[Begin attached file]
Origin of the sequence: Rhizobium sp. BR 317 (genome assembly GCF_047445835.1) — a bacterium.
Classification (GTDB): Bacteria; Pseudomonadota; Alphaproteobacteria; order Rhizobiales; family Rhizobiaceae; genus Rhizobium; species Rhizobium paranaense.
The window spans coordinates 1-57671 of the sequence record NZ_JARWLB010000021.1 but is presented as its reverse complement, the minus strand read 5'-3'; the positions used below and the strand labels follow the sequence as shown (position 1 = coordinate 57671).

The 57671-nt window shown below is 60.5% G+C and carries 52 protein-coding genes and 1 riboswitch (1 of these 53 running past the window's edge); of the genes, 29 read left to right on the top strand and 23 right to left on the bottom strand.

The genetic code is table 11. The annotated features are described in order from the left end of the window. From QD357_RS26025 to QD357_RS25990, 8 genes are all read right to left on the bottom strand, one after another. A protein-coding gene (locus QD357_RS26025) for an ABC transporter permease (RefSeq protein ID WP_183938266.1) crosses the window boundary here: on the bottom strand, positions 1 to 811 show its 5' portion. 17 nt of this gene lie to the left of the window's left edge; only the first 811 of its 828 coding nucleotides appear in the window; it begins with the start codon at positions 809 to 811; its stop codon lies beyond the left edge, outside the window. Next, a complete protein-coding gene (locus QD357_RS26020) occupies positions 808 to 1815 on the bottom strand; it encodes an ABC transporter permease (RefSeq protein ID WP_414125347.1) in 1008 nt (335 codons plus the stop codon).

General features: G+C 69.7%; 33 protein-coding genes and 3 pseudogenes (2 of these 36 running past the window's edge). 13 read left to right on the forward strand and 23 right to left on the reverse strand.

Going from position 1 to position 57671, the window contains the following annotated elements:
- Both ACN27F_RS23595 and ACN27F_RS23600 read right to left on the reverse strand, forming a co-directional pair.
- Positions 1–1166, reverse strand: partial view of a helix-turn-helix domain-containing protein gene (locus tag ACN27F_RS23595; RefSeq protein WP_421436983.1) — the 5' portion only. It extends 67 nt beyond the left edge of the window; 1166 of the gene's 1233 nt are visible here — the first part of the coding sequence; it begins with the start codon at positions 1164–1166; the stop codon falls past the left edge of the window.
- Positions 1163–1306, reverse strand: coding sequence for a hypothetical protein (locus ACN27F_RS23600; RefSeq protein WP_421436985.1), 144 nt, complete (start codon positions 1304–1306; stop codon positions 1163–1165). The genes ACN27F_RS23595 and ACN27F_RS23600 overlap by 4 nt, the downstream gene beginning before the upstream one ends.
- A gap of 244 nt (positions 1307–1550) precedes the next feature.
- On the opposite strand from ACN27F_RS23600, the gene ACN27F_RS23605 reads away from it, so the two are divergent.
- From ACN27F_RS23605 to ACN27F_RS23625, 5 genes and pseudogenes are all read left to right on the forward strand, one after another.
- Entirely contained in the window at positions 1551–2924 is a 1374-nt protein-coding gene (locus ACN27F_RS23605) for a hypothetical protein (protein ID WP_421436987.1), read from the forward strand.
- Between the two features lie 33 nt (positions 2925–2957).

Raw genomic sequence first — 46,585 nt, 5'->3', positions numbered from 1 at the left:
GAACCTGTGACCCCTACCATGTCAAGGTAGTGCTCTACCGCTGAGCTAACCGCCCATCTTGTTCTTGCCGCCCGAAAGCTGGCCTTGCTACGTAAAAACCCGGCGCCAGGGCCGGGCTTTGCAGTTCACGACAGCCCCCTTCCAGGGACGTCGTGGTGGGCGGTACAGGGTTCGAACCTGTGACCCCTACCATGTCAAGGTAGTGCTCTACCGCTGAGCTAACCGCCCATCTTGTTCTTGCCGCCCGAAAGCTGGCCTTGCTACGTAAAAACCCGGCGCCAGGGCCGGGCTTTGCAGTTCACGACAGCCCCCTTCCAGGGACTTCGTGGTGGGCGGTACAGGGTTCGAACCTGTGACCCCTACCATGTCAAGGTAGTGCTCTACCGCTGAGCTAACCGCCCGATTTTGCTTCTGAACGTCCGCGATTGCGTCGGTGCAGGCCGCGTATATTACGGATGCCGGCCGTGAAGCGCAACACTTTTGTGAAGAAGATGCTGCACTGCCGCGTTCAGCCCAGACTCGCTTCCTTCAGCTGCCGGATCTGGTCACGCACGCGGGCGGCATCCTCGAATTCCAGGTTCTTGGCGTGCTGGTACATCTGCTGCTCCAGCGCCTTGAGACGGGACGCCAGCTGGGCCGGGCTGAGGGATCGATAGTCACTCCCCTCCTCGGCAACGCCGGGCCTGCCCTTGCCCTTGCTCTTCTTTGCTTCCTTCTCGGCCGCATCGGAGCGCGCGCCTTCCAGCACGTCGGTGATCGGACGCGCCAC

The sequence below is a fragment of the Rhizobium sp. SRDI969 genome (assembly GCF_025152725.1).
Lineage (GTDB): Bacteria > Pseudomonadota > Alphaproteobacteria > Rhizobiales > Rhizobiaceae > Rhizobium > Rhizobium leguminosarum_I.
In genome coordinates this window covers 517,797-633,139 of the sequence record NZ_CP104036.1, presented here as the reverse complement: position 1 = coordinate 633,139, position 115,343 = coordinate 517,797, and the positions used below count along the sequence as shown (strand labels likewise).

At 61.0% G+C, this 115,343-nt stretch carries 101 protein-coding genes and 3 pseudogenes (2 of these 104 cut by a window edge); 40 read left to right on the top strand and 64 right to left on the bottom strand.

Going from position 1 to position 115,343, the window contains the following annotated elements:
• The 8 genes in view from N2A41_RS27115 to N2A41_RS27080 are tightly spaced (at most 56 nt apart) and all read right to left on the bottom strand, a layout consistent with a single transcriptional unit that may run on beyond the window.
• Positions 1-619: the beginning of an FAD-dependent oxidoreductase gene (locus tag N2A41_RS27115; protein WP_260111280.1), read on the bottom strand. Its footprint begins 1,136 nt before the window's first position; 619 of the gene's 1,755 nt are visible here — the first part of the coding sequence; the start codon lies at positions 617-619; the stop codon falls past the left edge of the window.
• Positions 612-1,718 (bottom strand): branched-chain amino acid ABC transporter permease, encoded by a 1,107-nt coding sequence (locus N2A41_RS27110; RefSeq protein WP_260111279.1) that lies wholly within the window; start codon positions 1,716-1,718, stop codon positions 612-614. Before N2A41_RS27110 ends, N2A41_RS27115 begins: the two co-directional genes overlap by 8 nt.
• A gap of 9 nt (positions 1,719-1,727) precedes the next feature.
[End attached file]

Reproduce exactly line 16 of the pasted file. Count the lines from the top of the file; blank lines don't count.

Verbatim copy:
Raw genomic sequence first — 46,585 nt, 5'->3', positions numbered from 1 at the left: